And, well… it’s actually a fairly intriguing statue.  I mean, it’s barely the Little Mermaid.  It’s just a nude woman reclining on a rock.  The only clue is that her foot is still partially a fish tail.  But you do start to wonder… what’s going on in her head?  What drove her to leave everything she left behind?  Knowing the original non-Disney doomed conclusion, are we seeing this poor girl mere weeks before she meets her demise?  There is a bit of a sense of doom in seeing how precariously she balances on that smooth rock, as if any false step means her end.  The arm is angled out as if she’s unsteadily feeling the ground for the first time.  The shadows work to her advantage, as if she’s still carrying the dark ocean depths with her as she arrives on land.

The statue has been vandalized many times, and the Copenhagen city council has toyed around with plans to fence her off or put her further out at sea… but the close proximity to which tourists can approach her is, I feel, also part of the appeal.  As in, we are the world that she’s getting so close to, but will never fully join.  If you set her apart for the sake of safety… well, I feel you lose that element.

All that was probably never the authorial intent.  (It was commissioned by a noble who was obsessed with a ballet based on the story and who was obsessed with one of the ballerinas, in general.)  But I think that’s what it finally came to represent, and why the statue remains the top Copenhagen tourist attraction.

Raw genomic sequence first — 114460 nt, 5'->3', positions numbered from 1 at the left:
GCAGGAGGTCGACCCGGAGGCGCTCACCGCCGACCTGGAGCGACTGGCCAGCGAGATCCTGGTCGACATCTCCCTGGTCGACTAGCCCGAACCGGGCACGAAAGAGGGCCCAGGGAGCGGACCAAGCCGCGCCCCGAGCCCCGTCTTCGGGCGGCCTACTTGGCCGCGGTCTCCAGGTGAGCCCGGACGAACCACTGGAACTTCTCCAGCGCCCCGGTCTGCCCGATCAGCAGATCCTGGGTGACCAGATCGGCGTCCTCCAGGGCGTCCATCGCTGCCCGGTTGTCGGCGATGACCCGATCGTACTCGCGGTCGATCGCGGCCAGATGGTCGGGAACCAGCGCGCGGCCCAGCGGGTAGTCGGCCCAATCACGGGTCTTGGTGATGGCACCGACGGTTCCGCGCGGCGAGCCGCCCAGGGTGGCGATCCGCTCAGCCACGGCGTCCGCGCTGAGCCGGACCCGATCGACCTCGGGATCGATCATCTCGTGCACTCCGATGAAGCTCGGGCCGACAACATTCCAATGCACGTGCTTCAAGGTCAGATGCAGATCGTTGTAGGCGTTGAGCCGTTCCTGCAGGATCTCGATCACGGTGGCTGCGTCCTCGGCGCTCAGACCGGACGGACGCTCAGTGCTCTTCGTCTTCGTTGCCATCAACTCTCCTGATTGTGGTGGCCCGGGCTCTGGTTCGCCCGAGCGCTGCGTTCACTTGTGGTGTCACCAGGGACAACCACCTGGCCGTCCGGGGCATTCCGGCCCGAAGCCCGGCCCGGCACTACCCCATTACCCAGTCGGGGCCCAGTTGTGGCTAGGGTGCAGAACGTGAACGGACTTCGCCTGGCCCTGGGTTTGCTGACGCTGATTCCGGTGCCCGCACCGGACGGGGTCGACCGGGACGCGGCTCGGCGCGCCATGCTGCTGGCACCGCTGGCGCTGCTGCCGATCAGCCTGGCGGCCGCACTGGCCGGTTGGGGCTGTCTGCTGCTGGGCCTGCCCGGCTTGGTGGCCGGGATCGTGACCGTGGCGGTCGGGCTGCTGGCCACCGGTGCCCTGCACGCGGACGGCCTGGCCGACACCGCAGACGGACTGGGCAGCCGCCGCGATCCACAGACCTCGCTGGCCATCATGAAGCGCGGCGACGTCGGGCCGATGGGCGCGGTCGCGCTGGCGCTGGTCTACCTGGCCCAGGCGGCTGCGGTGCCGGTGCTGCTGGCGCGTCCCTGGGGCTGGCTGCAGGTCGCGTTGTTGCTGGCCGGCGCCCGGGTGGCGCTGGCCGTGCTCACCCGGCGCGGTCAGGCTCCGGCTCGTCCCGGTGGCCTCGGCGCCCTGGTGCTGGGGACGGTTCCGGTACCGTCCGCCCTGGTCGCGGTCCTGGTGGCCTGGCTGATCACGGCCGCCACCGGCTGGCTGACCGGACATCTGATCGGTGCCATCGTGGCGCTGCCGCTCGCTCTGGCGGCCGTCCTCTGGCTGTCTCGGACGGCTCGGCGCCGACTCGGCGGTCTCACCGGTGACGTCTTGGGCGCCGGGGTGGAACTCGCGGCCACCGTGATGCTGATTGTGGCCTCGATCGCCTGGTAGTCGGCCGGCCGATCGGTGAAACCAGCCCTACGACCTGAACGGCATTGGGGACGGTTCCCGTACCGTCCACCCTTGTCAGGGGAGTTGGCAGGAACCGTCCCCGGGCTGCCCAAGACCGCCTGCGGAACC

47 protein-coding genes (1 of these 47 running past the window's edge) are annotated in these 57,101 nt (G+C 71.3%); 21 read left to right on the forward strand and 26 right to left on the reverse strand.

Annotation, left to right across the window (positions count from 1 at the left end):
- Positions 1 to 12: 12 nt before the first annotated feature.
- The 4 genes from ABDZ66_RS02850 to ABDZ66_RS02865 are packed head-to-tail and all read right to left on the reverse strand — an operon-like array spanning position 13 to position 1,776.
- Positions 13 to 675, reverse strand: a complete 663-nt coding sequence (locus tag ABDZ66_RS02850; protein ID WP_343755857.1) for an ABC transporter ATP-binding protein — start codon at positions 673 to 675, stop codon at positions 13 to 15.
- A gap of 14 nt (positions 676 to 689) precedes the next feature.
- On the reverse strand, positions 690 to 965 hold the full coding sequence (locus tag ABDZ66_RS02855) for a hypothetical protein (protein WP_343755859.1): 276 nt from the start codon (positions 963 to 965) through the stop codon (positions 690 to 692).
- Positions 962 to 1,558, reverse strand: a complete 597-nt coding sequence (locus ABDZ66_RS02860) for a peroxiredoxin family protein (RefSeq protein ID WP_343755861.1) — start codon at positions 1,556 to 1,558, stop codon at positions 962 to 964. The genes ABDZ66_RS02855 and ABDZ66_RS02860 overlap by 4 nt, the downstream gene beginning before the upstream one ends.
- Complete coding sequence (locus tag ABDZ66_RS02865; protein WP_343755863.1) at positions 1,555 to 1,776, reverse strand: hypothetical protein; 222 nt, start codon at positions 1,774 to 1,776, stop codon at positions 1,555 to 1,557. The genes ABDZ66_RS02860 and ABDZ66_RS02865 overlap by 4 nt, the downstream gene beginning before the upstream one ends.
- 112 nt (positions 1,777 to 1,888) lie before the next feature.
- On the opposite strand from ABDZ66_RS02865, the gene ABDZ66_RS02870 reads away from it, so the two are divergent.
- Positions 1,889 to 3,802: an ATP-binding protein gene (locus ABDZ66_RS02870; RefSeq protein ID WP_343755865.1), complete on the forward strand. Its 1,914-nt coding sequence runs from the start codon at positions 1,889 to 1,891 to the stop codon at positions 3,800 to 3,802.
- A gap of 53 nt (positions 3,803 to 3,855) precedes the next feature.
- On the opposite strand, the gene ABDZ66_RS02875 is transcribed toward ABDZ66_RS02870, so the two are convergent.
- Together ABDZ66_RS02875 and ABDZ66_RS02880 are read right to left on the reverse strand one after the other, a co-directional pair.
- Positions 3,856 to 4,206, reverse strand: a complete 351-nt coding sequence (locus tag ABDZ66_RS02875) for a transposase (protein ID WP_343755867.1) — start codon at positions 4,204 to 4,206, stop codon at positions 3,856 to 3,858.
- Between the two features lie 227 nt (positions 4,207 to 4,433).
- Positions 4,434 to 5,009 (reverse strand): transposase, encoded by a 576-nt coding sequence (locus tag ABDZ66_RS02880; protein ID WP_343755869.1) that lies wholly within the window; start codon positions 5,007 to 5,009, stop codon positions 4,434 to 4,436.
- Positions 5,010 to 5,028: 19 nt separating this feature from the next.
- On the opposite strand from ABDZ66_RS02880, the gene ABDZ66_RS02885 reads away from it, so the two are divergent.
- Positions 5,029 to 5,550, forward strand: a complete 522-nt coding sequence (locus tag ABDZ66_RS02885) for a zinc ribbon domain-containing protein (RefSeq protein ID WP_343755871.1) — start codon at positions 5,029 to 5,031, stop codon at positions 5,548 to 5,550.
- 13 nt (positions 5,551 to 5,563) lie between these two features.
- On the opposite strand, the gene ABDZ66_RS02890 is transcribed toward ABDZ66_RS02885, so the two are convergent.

Adventures abroad: ABBA, the Museum

As someone who is not much of an ABBA fan, there’s probably not much reason for me to go to the ABBA Museum (or, officially, ABBA The Museum).  I’m only familiar with Dancing Queen, and the only time the rest of their discography ever comes up is during karaoke time.  Even then… a Bee Gees museum would probably be more up our alley.

But considering that most attractions in Stockholm were old buildings, museums, an old ship, and an open air collection where re-enactors do their best to convince you that you’re living in M. Night Shamaylan’s The Village, a silly trip devoted to a disco and pop music sensation sounds like silly fun.  That and the Absolut Ice Bar, anyway.

So, here’s several hiccups along the way.  First, they had a karaoke stage … something I am totally up for considering this is, you know, ABBA The Museum.  However, the selections were Waterloo… and a bunch of non-ABBA EuroVision songs that I am pretty sure no one had ever heard of.

Second, the audiotour is a joke.  The first unit didn’t even work, and the second unit died after three or four exhibits.  Plus… it’s not even that good an audio tour.  It’s better to just read the exhibits.

Third, some of the exhibits weren’t even working properly.  There’s finally a booth where you can sing … four of your favorite ABBA songs.  (This is ABBA, the Museum. Why is this not the entire catalogue?). I scored… zero.  And this makes no sense.  Even at my most pathetic in karaoke I score something.  My guess: the microphones were not working.  So… what’s the point?